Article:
Diversity in Iceland

After a week in Iceland, we are settling in very nicely.  With the recent purchase of blackout eye-masks and some towels stuffed in the gaps between curtains, we are finally getting some sleep during Iceland’s perpetual summer daylight.  As for our research, we are making headway with planning and organizing some meetings with people we hope to interview.

After getting to know the city better and getting a feel for how small the Reykjavik community really is, we are planning to broaden our research scope a bit to include questions surrounding the integration of immigrants in addition to refugees.  While our project will still aim to answer the questions we initially posed about Iceland’s refugee resettlement program, including issues of immigration will provide us with a larger population to study that faces many of the same issues that refugees in Iceland face.

One of our main reasons for studying Icelandic national identity stems from our interest in the country’s homogenous population and isolated location.  Because of Iceland’s remote location, boats of hopeful migrants do not set sail for the shores of Reykjavik as often happens across the Mediterranean, such as the recent incident surrounding a boat of migrants headed for Italy.

However, having a smaller number of immigrants and refugees does not mean that Iceland does not struggle with the same identity issues that other European countries currently face.  Icelanders have a strong sense of Icelandic culture, history, and national identity, which can cause dispute when diversity grows on the island. So, we are curious as to how those that do not identify as white, Christian, or an Icelandic native are treated in a country that prides itself on preserving tradition and culture.

With these questions in mind, we decided to first look at how different religions are represented and practiced within Iceland. One does not have to delve into the figures and numbers to understand that Iceland is a proud to be a Christian country. The focal point and largest building in Reykajvik is a Lutheran Church, Hallgrímskirkja, which you can see from virtually every corner of the city. Thus it is not surprising that a vast majority of Icelanders consider themselves Christian with roughly 75% of them following the Lutheran denomination. However, Icelanders will be quick to point out that they do not practice the faith diligently. Rather, it stands as a mere icon of heritage. But, we wonder, what about those in Iceland that do not believe in Christianity? Where are they?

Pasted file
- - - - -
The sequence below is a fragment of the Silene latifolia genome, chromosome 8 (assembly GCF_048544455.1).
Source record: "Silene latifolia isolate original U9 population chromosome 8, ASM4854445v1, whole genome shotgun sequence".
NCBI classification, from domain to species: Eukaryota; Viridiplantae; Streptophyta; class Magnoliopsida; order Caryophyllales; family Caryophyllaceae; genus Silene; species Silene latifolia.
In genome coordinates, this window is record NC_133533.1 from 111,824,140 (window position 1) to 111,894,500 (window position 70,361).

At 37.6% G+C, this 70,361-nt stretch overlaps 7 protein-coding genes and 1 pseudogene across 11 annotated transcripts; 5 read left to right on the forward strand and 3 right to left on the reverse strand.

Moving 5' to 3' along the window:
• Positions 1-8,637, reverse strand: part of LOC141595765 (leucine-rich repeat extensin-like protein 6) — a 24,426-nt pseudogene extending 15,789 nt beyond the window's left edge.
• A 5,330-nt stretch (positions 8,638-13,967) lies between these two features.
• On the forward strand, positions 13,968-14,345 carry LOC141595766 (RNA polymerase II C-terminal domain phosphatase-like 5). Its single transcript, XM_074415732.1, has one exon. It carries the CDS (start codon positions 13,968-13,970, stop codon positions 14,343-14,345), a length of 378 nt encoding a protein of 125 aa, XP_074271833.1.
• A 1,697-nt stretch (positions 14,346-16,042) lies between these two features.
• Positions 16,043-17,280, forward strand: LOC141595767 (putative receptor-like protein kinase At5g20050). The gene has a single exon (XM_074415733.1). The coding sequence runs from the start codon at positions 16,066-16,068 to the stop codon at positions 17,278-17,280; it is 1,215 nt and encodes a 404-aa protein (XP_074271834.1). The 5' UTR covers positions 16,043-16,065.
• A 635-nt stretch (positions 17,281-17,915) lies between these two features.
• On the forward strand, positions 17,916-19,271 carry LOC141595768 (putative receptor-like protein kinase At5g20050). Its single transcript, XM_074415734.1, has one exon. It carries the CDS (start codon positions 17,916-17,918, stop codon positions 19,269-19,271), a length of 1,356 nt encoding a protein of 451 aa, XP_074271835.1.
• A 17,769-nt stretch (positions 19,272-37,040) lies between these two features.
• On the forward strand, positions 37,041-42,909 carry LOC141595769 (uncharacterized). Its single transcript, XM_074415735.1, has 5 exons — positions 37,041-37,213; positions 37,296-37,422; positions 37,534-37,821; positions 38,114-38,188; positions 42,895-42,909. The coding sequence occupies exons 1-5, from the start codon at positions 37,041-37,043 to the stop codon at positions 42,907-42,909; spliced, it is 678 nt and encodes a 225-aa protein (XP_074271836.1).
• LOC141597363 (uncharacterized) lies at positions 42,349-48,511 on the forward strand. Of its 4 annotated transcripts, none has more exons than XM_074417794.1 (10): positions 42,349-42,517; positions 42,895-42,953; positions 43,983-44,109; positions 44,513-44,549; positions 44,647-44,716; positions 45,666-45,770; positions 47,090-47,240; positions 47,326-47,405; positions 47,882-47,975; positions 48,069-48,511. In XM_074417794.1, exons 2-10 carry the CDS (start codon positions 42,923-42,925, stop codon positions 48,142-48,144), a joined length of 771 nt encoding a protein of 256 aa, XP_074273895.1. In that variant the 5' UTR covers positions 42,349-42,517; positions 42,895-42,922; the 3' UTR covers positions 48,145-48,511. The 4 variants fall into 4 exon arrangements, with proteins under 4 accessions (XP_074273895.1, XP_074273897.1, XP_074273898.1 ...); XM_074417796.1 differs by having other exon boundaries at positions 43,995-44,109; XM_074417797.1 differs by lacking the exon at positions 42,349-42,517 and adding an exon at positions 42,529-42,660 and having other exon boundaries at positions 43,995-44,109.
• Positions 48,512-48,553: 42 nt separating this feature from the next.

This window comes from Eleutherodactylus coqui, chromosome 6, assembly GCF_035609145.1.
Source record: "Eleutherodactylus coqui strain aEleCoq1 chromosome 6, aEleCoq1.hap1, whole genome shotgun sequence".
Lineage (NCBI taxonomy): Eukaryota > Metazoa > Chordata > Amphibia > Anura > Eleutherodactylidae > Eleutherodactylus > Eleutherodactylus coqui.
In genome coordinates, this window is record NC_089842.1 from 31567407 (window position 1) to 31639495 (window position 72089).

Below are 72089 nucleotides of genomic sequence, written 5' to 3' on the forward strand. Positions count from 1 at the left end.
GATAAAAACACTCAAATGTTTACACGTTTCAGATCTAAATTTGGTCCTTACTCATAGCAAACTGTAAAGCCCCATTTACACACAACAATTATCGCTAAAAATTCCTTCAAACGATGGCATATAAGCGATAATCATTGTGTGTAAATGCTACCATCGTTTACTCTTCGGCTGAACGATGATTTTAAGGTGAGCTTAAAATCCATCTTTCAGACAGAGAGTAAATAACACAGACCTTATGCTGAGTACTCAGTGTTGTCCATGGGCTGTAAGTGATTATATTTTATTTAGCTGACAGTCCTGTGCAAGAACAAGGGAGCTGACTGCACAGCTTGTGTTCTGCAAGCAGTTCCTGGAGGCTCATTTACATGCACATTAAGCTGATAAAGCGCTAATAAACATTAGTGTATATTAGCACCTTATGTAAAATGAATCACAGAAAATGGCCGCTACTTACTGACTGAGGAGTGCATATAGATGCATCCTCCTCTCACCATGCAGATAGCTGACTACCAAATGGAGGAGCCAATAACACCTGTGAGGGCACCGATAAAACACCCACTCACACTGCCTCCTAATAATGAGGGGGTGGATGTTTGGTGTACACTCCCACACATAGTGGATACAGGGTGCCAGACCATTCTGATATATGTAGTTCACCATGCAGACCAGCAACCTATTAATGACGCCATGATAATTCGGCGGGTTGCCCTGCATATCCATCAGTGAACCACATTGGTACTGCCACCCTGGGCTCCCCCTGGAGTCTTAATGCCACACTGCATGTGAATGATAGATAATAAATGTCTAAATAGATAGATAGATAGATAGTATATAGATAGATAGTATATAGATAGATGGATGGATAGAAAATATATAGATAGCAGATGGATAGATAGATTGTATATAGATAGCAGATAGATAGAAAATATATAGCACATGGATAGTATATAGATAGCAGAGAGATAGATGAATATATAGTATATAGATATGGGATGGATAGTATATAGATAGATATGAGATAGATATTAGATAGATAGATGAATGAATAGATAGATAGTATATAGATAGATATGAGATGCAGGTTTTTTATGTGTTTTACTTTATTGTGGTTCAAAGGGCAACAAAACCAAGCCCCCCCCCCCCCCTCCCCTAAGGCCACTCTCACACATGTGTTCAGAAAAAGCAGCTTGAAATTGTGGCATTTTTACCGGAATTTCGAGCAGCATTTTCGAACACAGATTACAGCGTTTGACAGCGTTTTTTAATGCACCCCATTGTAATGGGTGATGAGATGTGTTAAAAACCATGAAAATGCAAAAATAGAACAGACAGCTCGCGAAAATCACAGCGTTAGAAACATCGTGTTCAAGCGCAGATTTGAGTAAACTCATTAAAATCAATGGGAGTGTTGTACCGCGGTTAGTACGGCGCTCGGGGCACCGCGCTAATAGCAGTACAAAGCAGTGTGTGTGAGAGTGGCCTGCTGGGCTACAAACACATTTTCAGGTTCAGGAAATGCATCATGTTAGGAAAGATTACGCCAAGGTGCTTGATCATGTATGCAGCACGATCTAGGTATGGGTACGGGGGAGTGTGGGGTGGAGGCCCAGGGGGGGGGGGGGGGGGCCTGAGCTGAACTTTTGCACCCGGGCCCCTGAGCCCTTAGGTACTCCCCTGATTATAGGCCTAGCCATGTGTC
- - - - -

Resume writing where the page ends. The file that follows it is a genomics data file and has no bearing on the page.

A friend of ours, Tyler Smith, recently sent us this fascinating article titled Iceland is About to Get Its First Mosque. The article explains that only just recently the City Council approved Iceland’s first mosque however a few Islanders have been less than supportive of the idea. As indicated by hateful Facebook posts and an incident in which someone placed three pig heads and bloodied pages of the Quran at the site where the mosque is about to built, not all of Iceland is onboard with religious diversity. While it is important to keep in mind that these incidents only reflect the viewpoints of a few individuals and by no means reflect the views of the general population, it still something to take into consideration with regards to our research. Hopefully we can uncover more information about this event with those we speak to in the future.

Thus, to get a better grasp of what it is like to live in Iceland as non-Christians we are reaching out to members of religious organizations such as the Muslim Association of Iceland, the Russian Orthodox community, the Jewish community, and the Buddhist community, to see if representatives would be willing to speak to us about religious diversity within Iceland.

That being said, we have been repeatedly humbled by how many people are willing to help us with this project. On numerous occasions we have had people go out of their way to send us articles, get us into contact with people who many be able to talk to us, and pose interesting questions for us to ponder. We could not be any more grateful for all the help and support we have received just within the last week. And if you think you might have an article, contact, or question that pertains to our research we would love to hear from you! You can comment on our blog or send either one of us an email (found on our about page).

Until next time!

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       The local Icelandic Lutheran church in our neighborhood.

 

 

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Halló Iceland!

We made it! We have arrived in Iceland after an easy flight, settled into our apartment, which we’ve subleased for the next 5 weeks, and are currently sitting in a café in downtown Reykjavik drinking coffee.